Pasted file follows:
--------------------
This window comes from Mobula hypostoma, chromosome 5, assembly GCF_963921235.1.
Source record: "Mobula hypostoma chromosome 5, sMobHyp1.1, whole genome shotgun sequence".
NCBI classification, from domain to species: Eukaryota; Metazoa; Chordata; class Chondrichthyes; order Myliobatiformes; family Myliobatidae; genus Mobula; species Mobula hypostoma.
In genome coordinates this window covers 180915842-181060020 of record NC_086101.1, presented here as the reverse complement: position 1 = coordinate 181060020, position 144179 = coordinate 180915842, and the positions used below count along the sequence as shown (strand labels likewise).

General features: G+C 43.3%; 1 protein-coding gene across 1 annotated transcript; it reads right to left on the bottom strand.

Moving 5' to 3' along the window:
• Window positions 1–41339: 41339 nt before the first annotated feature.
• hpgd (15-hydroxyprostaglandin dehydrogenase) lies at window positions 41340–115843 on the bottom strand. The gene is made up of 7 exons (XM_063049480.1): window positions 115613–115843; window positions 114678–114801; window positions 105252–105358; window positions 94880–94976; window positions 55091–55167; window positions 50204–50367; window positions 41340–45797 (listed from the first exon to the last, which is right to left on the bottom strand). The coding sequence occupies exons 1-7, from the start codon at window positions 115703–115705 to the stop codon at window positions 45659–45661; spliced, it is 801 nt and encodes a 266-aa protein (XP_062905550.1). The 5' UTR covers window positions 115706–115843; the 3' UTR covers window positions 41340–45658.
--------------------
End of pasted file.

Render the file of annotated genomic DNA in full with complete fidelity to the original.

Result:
This window comes from Mobula hypostoma, chromosome 5, assembly GCF_963921235.1.
Source record: "Mobula hypostoma chromosome 5, sMobHyp1.1, whole genome shotgun sequence".
NCBI classification, from domain to species: Eukaryota; Metazoa; Chordata; class Chondrichthyes; order Myliobatiformes; family Myliobatidae; genus Mobula; species Mobula hypostoma.
In genome coordinates this window covers 180915842-181060020 of record NC_086101.1, presented here as the reverse complement: position 1 = coordinate 181060020, position 144179 = coordinate 180915842, and the positions used below count along the sequence as shown (strand labels likewise).

General features: G+C 43.3%; 1 protein-coding gene across 1 annotated transcript; it reads right to left on the bottom strand.

Moving 5' to 3' along the window:
• Window positions 1–41339: 41339 nt before the first annotated feature.
• hpgd (15-hydroxyprostaglandin dehydrogenase) lies at window positions 41340–115843 on the bottom strand. The gene is made up of 7 exons (XM_063049480.1): window positions 115613–115843; window positions 114678–114801; window positions 105252–105358; window positions 94880–94976; window positions 55091–55167; window positions 50204–50367; window positions 41340–45797 (listed from the first exon to the last, which is right to left on the bottom strand). The coding sequence occupies exons 1-7, from the start codon at window positions 115703–115705 to the stop codon at window positions 45659–45661; spliced, it is 801 nt and encodes a 266-aa protein (XP_062905550.1). The 5' UTR covers window positions 115706–115843; the 3' UTR covers window positions 41340–45658.